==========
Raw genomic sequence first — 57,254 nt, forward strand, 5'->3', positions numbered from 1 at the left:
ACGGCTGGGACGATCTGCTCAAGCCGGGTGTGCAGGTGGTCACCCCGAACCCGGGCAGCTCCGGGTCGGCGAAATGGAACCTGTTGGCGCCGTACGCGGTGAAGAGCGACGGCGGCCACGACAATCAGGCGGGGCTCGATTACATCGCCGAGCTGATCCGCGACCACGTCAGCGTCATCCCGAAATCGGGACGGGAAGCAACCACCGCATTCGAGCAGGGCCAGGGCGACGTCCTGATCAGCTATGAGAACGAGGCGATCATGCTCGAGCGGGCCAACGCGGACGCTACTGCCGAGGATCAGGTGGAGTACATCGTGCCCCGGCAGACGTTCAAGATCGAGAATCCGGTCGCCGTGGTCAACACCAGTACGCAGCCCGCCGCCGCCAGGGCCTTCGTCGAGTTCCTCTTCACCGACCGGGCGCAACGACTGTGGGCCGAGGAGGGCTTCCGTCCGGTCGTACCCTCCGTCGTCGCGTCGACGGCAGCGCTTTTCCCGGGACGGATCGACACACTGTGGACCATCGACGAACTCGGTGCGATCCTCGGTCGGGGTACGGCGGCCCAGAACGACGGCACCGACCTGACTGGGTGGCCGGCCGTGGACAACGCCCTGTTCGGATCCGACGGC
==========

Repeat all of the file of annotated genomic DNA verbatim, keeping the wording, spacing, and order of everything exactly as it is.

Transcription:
Raw genomic sequence first — 57,254 nt, forward strand, 5'->3', positions numbered from 1 at the left:
ACGGCTGGGACGATCTGCTCAAGCCGGGTGTGCAGGTGGTCACCCCGAACCCGGGCAGCTCCGGGTCGGCGAAATGGAACCTGTTGGCGCCGTACGCGGTGAAGAGCGACGGCGGCCACGACAATCAGGCGGGGCTCGATTACATCGCCGAGCTGATCCGCGACCACGTCAGCGTCATCCCGAAATCGGGACGGGAAGCAACCACCGCATTCGAGCAGGGCCAGGGCGACGTCCTGATCAGCTATGAGAACGAGGCGATCATGCTCGAGCGGGCCAACGCGGACGCTACTGCCGAGGATCAGGTGGAGTACATCGTGCCCCGGCAGACGTTCAAGATCGAGAATCCGGTCGCCGTGGTCAACACCAGTACGCAGCCCGCCGCCGCCAGGGCCTTCGTCGAGTTCCTCTTCACCGACCGGGCGCAACGACTGTGGGCCGAGGAGGGCTTCCGTCCGGTCGTACCCTCCGTCGTCGCGTCGACGGCAGCGCTTTTCCCGGGACGGATCGACACACTGTGGACCATCGACGAACTCGGTGCGATCCTCGGTCGGGGTACGGCGGCCCAGAACGACGGCACCGACCTGACTGGGTGGCCGGCCGTGGACAACGCCCTGTTCGGATCCGACGGC